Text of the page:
In this study we present hydrography, biogeochemistry and sediment trap observations between 2003 and 2012 at Porcupine Abyssal Plain (PAP) sustained observatory in the Northeast Atlantic. The time series is valuable as it allows for investigation of the link between surface productivity and deep ocean carbon flux. The region is a perennial sink for CO2, with an average uptake of around 1.5 mmol m-2 day-1. The average monthly drawdowns of inorganic carbon and nitrogen were used to quantify the net community production (NCP) and new production. Seasonal NCP and new production were found to be 4.57 ± 0.85 mol C m-2 and 0.37 ± 0.14 mol N m-2, respectively. The C : N ratio was high (12) compared to the Redfield ratio (6.6), and the production calculated from carbon was higher than production calculated from nitrogen, which is indicative of carbon overconsumption. The export ratio and transfer efficiency were 16 and 4 %, respectively, and the site thereby showed high flux attenuation. Particle tracking was used to examine the source region of material in the sediment trap, and there was large variation in source regions, both between and within years. There were higher correlations between surface productivity and export flux when using the particle-tracking approach, than by comparing with the mean productivity in a 100 km box around the PAP site. However, the differences in correlation coefficients were not significant, and a longer time series is needed to draw conclusions on applying particle tracking in sediment trap analyses.

  7. Polychaete burrows harbour distinct microbial communities in oil-contaminated coastal sediments.

    Taylor, Joe D; Cunliffe, Michael

    2015-08-01

    Previous studies have shown that the bioturbating polychaete Hediste (Nereis) diversicolor can affect the composition of bacterial communities in oil-contaminated sediments, but have not considered diversity specifically within bioturbator burrows or the impact on microbial eukaryotes. We tested the hypothesis that H. diversicolor burrows harbour different eukaryotic and bacterial communities compared with un-bioturbated sediment, and that bioturbation stimulates oil degradation. Oil-contaminated sediment was incubated with or without H. diversicolor for 30 days, after which sediment un-affected by H. diversicolor and burrow DNA/RNA samples were analysed using quantitative reverse transcription PCR (Q-RT-PCR) and high-throughput sequencing. Fungi dominated both burrow and un-bioturbated sediment sequence libraries; however, there was significant enrichment of bacterivorous protists and nematodes in the burrows. There were also significant differences between the bacterial communities in burrows compared with un-bioturbated sediment. Increased activity and relative abundance of aerobic hydrocarbon-degrading bacteria in the burrows coincided with the significant reduction in hydrocarbon concentration in the bioturbated sediment. This study represents the first detailed assessment of the effect of bioturbation on total microbial communities in oil-contaminated sediments. In addition, it further shows that bioturbation is a significant factor in determining microbial diversity within polluted sediments and plays an important role in stimulating bioremediation. PMID:25858418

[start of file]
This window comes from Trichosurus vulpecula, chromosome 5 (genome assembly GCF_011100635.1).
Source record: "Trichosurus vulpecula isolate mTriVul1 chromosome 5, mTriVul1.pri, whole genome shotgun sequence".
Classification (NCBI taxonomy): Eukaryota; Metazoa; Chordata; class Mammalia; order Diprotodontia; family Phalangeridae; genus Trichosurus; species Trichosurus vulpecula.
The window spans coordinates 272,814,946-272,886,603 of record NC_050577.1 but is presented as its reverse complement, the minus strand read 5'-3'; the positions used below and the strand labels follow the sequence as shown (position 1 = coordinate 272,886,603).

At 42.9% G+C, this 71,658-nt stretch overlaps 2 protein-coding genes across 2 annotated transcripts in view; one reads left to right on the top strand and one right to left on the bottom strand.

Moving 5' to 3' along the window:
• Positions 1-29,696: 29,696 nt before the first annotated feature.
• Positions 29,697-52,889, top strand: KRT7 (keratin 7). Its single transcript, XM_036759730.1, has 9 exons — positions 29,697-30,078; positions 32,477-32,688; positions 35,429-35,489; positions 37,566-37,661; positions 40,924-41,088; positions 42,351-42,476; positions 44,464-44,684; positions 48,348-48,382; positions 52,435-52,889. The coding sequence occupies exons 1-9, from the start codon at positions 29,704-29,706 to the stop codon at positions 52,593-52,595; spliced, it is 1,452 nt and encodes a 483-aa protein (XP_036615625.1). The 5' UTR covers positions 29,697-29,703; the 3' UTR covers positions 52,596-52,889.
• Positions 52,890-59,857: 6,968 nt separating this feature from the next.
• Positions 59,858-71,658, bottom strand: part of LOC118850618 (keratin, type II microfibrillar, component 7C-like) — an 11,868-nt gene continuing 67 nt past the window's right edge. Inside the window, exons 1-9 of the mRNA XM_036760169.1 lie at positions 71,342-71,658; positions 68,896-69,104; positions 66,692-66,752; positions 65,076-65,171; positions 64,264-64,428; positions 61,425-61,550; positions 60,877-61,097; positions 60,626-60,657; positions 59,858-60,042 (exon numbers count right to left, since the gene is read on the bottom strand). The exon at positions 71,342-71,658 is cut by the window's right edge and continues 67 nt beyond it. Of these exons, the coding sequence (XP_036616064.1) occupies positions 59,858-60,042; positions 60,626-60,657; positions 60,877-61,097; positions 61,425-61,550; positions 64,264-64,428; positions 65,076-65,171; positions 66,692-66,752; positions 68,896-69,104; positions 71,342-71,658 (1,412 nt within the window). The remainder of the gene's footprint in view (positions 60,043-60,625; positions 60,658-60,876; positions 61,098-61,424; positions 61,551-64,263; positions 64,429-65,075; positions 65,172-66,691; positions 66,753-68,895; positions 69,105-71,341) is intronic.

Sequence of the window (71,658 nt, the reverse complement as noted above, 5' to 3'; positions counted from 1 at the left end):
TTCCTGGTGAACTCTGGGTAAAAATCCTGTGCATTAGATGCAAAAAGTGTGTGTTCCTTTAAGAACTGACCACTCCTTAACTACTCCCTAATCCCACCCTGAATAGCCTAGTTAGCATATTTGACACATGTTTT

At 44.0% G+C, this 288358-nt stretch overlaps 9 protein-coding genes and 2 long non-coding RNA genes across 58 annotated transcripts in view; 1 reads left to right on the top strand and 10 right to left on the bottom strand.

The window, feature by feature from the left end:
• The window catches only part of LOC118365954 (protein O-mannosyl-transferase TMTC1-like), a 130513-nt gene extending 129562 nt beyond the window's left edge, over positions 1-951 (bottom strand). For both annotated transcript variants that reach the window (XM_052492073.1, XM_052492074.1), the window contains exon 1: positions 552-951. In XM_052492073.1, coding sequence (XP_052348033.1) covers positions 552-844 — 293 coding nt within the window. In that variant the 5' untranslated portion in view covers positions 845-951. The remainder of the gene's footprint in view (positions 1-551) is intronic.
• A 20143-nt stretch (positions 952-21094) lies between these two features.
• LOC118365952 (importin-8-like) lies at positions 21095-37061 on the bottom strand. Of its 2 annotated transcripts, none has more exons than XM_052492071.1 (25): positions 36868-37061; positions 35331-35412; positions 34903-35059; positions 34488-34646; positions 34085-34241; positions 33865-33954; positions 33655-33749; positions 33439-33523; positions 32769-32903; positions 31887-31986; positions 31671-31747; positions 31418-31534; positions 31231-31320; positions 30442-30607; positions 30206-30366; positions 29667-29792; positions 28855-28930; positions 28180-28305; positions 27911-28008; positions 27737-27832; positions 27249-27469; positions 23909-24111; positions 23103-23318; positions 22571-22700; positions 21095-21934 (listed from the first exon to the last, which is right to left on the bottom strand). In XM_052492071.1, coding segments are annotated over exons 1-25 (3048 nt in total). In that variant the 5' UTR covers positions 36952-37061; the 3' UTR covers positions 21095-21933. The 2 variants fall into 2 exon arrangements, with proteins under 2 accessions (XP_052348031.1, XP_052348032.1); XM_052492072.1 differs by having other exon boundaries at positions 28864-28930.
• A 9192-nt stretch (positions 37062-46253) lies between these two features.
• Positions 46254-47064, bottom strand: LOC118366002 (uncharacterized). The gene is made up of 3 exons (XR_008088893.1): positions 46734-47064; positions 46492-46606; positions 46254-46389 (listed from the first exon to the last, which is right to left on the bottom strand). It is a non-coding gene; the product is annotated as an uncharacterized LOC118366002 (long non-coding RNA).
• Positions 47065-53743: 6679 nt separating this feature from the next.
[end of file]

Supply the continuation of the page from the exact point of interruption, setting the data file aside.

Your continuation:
8. Links between surface productivity and deep ocean particle flux at the Porcupine Abyssal Plain sustained observatory

    Frigstad, H.; Henson, S. A.; Hartman, S. E.; A. M. Omar; E. Jeansson; Cole, H.; Pebody, C.; Lampitt, R. S.

    2015-01-01

    In this study we present hydrography, biogeochemistry and sediment trap observations between 2003 and 2012 at Porcupine Abyssal Plain (PAP) sustained observatory in the Northeast Atlantic. The time series is valuable as it allows for investigation of the link between surface productivity and deep ocean carbon flux. The region is a perennial sink for CO2, with an average uptake of around 1.5 mmol m−2 day−1. The average monthly drawdowns of inorganic carbon and nitrogen were used to...

  9. Macrofaunal Impact on the Denitrifying Bacterial Community in Freshwater Sediment

    Poulsen, Morten; Stief, Peter; Schramm, Andreas